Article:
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In ICT4D We’re Principled, But Are We Practiced Enough? – Your Weekend Long Reads

By Steve Vosloo on February 17, 2018

Starting with the Principles for Digital Development, we now have principles for many development sectors,and principles for cross-cutting themes, including principles for:

Even organisations have fine-tuned these resources, for example, DFID does development in a principled way and DAI is teaching digital principles to its non-techie staff, and there are principles for worker engagement supported by technology.

These principles have been developed over a long time. Fifteen years go I wrote a literature survey on the best practices of ICT4D projects. It was based on the work of then research pioneer, Bridges.org, drawing on a range of projects from the early 2000s.

In my paper, Bridges.org put forward seven habits of highly effective ICT-enabled development initiatives. By 2007 the list had grown to 12 habits – many of which didn’t look that different from today’s principles.

Do We Practice What We Preach?

But if these principles are not new to us, are we practicing them enough? Don’t get me wrong, the ICT4D community has come a long way in enlisting tech for social good, and the lessons — many learned the hard way – have matured our various guidelines and recommendations. But should we be further down the line by now?

The principles mostly outline what we should do, and some work has been done on the how side, to help us move from principles to practice. But I think that we need to do more to unpack the why don’t we aspect.

Consider this data point from a recent Brookings Institute report Can We Leapfrog: The Potential of Education Innovations to Rapidly Accelerate Progress. Brookings analysed almost 3,000 education innovations around the world (not all tech-based, just so you know) and found that:

… only 16 percent of cataloged interventions regularly use data to drive learning and program outcomes. In fact, most innovations share no information about their data practices.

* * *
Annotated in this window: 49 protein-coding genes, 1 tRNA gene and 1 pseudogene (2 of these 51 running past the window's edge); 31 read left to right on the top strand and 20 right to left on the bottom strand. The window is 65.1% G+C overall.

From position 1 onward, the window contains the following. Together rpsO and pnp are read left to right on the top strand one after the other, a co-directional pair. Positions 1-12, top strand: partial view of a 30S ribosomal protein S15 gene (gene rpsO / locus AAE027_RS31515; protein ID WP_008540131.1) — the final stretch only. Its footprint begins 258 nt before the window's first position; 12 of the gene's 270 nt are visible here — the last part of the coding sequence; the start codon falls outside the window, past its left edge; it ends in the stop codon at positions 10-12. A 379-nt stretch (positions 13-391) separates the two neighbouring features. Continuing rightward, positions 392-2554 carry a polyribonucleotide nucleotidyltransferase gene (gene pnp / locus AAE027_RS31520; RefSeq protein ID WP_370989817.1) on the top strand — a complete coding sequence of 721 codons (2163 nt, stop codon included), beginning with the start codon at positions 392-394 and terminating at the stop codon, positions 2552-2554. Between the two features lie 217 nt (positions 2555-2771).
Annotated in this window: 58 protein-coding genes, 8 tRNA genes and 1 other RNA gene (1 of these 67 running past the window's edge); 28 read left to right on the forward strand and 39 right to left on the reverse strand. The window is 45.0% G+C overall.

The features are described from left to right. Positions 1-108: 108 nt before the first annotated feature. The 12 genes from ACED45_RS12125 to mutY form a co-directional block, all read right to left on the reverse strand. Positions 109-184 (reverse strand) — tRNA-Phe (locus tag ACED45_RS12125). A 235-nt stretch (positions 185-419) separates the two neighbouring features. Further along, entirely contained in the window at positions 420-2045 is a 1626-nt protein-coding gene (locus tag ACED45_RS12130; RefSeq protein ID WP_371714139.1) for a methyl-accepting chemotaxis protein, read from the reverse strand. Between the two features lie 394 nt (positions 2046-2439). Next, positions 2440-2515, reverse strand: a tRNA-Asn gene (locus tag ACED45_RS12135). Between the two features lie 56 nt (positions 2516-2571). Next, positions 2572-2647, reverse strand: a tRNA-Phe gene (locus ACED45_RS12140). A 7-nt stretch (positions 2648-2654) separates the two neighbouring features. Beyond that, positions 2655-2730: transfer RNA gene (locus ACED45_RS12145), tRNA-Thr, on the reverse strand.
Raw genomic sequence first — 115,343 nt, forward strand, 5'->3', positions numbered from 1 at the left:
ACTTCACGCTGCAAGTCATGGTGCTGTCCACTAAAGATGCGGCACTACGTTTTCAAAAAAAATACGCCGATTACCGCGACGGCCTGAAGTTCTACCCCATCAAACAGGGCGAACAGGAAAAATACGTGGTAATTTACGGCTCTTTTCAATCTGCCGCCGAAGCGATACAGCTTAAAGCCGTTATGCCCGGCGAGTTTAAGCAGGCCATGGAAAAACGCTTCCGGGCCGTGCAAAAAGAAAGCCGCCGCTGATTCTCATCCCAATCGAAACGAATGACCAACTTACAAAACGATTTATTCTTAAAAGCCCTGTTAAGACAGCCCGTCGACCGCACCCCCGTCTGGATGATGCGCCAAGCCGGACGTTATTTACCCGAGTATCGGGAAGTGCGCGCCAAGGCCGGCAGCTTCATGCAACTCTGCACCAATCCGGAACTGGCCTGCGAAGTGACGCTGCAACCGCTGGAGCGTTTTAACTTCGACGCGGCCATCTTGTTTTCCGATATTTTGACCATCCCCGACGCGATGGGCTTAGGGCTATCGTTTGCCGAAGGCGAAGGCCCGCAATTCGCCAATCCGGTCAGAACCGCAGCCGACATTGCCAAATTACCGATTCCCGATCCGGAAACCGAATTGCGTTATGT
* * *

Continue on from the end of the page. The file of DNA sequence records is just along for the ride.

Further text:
We know that we should be data-driven and share our practices. So what is going on here?

  • Do the project managers behind these interventions not know that they should do these things?
  • Do they not have the capacity in their teams?
  • Do they not want to because they believe it exposes their non-compliance with such principles?
  • Or perhaps they feel data is their competitive edge and they should hide their practices?

Time for ‘Fess Festivals?

We all know of other examples like this. Fail Festivals are an excellent way to share what we tried and what didn’t work. But what about ‘Fess Festivals, where we confess why we can’t or – shock horror – won’t follow certain principles.

Maybe it’s not our fault, like donor funding cycles that ICT4D startups can’t survive. But maybe we should be honest and say that on some projects we won’t collaborate because the funding pie is too small.

If fail festivals are more concerned with operational issues, then ‘fess festivals look at structural barriers. We need to ask these big questions in safe spaces. Many ICT4D interventions are concerned with behavior change. If we’re to change our own behavior we need to understand why we do or don’t do things.

Good Design is Honest

So, on the one hand we really can pat ourselves on the back. We’ve had good design principles for almost twenty years. The level of adherence to them has increased, and they have matured over time.

In fact, last month CO.DESIGN published the 10 New Principles of Good Design (thanks Air-bel Center for the link). What is wonderfully affirming is that many of the “new” principles in the commercial space we have endorsed for years.

For example, they say that good design is transparent. We know that user-centered design is participatory and that we should expose the important parts of digital solutions to our users. We believe in telling our users what we’ll do with their data.

They say good design considers broad consequences and is mindful of systems. We try to understand the existing ecosystem, be conscious of long-term consequences and design for sustainability. For us, these are not “new” principles.

On the other hand, there is still much work to be done. We need to deeply interrogate why we don’t always practice what we preach, honestly and openly. Only in this way will we really pursue a key new principle: good design is honest.

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Written by
Steve Vosloo is passionate about using technology in education. He's worked at UNESCO, Pearson South Africa, Stanford University, and the Shuttleworth Foundation on the use of mobile phones for literacy development, how technology can better serve low-skilled users, and the role of digital media for youth. All opinions expressed in this post are his own.
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2 Comments to “In ICT4D We’re Principled, But Are We Practiced Enough? – Your Weekend Long Reads”

  1. Steve – so wonderful to see the 12 habits. They remain the most comprehensive, thoughtful set of requirements in our field, and a galvanizing publication for practitioners and researchers alike. I “lost” several battles with advocates of the Digital Development Principles when they were being constructed – my .02 was that we already had these superior ones. But no, I was repeatedly told that the 12 habits were too hard, too detailed, and a case of “the perfect getting in the way of the good.” The fact remains that current iterations are too diluted and almost impossible to enforce, whereas the 12 have the capacity to have real teeth – and why they remain the gold standard in ICT4D.